With the IRS actively assessing potential penalties, it’s critical that your organization maintains Affordable Care Act (ACA) regulatory requirements. Penalty dollar amounts continue to rise year over year as does the likelihood that if your business is assessed a penalty, it could stick.
During August 2023, a real-life illustration was shown highlighting how ACA requirements are not to be trifled with and the penalties are real. The case of “Optimal Wireless LLC v. IRS,” was before the U.S. Court of Appeals for the District of Columbia. In this case, the IRS assessed exactions against Optimal Wireless for not providing adequate coverage to some employees. Disagreeing with the penalties on procedural grounds, Optimal Wireless sued the IRS over the $1.1 million in penalties.
On August 8, 2023, the U.S. Court of Appeals ruled against Optimal Wireless, agreeing with an earlier U.S. District Court ruling, that the exactions were a form of a tax and exempt from lawsuits under the Anti-Injunction Act, which blocks lawsuits with the purpose of restraining tax collection. Based on this ruling, Optimal Wireless is on the hook for the over $1.1 million in penalties to the IRS.
This ruling reinforces the severity and costliness of facing exactions under Section 4980H. Since the ACA’s inception in March 2010, regulations have evolved, and penalties have steadily risen year over year. In March 2023, the IRS announced that 4980H employer mandate penalties for non-compliant applicable large employers (ALEs) for 2024 are rising again. Here’s a recap:
Penalty A—failure to offer minimum essential coverage to 95% of full-time, benefit eligible employees—will increase from $2,880 ($240/month) in 2023 to $2,970 ($247.50/month) in 2024 .
Penalty B—failure to provide affordable, minimum value coverage to a benefit eligible employee—will increase from $4,320 ($360/month) in 2023 to $4,460 ($371.67/month) in 2024 .
These new penalty amounts will be effective beginning with the 2024 tax year.
Employers who are out of compliance with either condition may be subject to the recently increased IRS penalties. Under IRS definitions for the ACA, if an employer has at least 50 full-time employees (including full-time equivalent employees) during the prior year, that employer is considered an ALE (Applicable Large Employer) for the current calendar year. For either penalty to apply to an ALE, they must be out of compliance and at least one full-time employee must receive the premium tax credit for purchasing coverage through the Marketplace.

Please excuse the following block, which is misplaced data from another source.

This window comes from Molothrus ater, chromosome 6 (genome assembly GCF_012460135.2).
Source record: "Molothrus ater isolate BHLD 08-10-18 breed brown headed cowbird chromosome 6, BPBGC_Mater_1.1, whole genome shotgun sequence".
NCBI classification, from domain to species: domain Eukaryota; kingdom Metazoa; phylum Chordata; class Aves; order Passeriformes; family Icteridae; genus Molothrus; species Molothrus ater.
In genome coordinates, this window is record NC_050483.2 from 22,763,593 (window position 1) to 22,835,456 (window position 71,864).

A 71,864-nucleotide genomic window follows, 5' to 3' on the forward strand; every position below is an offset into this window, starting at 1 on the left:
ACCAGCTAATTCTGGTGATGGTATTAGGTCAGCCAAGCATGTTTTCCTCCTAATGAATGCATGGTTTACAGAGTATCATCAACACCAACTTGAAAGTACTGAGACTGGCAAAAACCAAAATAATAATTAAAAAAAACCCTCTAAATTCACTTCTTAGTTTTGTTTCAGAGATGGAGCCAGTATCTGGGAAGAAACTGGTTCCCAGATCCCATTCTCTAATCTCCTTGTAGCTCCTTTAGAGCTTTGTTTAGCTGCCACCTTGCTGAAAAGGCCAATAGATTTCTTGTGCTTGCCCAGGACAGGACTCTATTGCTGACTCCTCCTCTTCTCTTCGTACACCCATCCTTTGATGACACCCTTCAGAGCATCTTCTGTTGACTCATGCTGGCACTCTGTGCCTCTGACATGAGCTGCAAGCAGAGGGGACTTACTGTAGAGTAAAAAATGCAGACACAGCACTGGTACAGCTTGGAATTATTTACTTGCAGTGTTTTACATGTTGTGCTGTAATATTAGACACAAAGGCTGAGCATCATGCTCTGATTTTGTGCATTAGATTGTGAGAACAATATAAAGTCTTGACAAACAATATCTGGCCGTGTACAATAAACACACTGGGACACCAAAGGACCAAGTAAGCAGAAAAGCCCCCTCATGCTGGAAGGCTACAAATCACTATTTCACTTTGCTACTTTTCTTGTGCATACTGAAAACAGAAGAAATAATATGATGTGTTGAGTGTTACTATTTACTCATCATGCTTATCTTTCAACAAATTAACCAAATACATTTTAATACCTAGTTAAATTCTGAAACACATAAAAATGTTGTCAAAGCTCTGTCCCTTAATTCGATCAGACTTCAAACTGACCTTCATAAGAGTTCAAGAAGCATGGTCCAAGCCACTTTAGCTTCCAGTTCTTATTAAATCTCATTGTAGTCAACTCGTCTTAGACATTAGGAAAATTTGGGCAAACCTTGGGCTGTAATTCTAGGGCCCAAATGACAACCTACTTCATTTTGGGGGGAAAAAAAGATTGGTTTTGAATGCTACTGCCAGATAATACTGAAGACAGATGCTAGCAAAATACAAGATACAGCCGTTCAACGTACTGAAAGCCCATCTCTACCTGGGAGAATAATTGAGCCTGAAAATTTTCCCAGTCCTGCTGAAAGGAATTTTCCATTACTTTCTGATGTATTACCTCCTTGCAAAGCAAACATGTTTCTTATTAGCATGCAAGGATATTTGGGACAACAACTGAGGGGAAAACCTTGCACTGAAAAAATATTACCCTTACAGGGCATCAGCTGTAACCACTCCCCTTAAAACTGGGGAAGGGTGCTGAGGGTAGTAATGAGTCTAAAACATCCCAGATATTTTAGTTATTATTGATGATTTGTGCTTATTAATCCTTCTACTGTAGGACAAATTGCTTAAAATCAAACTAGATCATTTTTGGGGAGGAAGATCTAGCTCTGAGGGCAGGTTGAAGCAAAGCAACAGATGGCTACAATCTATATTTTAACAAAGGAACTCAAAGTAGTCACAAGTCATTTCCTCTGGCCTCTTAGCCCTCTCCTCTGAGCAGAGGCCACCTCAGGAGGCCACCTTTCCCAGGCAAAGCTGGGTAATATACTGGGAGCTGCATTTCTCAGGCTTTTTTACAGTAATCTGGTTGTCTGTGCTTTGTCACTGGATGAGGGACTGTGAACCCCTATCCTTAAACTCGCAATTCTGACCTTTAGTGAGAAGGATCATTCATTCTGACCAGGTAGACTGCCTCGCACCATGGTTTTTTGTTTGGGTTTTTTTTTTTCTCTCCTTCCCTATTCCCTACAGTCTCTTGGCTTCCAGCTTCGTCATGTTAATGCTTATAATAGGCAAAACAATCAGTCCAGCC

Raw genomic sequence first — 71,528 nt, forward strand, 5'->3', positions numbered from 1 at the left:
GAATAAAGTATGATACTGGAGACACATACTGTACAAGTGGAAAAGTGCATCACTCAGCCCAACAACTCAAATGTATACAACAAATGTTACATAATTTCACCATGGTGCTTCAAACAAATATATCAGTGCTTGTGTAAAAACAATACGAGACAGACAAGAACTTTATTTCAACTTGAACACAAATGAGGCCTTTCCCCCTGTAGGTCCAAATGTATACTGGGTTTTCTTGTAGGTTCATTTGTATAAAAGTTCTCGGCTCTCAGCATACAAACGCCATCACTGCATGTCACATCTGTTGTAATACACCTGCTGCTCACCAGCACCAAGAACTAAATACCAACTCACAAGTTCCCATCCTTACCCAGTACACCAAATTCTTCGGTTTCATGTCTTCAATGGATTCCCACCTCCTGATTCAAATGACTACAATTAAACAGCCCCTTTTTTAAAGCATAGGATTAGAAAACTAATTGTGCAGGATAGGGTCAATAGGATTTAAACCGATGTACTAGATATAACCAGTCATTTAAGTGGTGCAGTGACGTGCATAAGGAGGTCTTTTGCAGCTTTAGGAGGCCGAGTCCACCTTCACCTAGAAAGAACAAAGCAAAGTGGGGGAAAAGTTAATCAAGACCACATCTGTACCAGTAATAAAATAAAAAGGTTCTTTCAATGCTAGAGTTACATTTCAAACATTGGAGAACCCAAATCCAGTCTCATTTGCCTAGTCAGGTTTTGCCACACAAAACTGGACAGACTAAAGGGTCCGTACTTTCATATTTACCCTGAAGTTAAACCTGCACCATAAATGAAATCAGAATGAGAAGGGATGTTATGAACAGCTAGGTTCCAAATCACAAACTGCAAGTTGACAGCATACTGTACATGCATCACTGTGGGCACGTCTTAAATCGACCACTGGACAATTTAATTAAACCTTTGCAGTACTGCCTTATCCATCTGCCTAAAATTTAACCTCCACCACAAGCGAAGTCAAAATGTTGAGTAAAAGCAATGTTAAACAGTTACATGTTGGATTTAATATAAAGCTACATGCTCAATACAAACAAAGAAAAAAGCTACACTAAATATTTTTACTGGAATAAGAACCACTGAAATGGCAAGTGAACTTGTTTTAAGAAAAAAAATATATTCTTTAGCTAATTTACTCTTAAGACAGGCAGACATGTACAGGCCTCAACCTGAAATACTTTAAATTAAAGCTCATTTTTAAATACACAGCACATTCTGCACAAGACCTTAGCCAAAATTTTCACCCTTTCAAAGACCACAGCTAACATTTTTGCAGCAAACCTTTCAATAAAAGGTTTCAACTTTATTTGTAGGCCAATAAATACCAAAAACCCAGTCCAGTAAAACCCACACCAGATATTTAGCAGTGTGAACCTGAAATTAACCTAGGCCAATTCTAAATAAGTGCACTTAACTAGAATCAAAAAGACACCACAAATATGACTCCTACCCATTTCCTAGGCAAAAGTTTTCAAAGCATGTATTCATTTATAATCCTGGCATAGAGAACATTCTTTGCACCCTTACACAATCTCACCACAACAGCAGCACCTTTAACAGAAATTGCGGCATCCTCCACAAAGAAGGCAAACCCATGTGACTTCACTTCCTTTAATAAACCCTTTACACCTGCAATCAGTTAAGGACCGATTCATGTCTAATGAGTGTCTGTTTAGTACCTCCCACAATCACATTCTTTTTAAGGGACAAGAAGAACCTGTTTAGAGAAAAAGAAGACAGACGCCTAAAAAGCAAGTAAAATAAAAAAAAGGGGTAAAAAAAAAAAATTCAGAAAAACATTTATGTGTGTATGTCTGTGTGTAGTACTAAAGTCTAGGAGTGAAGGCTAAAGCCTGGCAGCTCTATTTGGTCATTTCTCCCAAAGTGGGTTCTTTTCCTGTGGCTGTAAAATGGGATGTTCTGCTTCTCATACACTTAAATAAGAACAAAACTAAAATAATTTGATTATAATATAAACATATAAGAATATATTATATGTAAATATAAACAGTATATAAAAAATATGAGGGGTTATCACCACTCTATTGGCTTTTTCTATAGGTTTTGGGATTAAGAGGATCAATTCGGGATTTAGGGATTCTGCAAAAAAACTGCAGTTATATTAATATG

If your company is subject to this mandate, failure to meet these guidelines or to properly complete your IRS forms could expose your company to penalties that increase the longer you remain out of compliance.
On August 23, 2023, with the ruling from the Optimal Wireless case still fresh in our minds, almost as if on cue, the IRS announced the 2024 affordability percentage for employer health coverage.
The affordability threshold – used for employer shared responsibility provisions to determine whether employer-sponsored health coverage is considered affordable – decreased significantly to 8.39%, a decline from 9.12% in 2023. These percentages are used to determine the amount of household income eligible individuals can contribute toward the cost of coverage in order for it to be considered affordable. This percentage is important when setting employer contributions for self-only coverage for plans beginning on or after January 1, 2024. Coverage will be considered affordable if an employee’s required contribution for self-only coverage does not exceed 8.39% of their household income.
The cost of insurance coverage continues to rise year over year, and a share of those cost increases are typically passed along to employees. With the affordability percentage decreasing again, employers who are planning to toe the line with their healthcare premiums might find that while the cost is increasing, employee contributions might need to be lowered.
The rising costs of noncompliance should serve as a further incentive for you to examine your group health plan offerings to help ensure broad enough coverage to full-time employees with at least one self-only option that is affordable and provides minimum value benefits.
It is always a good idea to stay on top of your responsibilities under the law in order to help your business avoid unnecessary ACA risk and potential IRS penalties. To catch up on what else has happened so far in 2023 check out our ACA mid-year check-in.
The information provided is intended as general guidance and is not intended to convey any tax, benefits, or legal advice. For information pertaining to your company and its specific facts and needs, please consult your own tax advisor or legal counsel. Equifax Workforce Solutions provides services that can help employers reduce their compliance risks. Details on our provision of these services and related support will be contained in your services agreement. Links to sources may be to third party sites. We have no control over and assume no responsibility for the content, privacy policies or practices of any third party sites or services.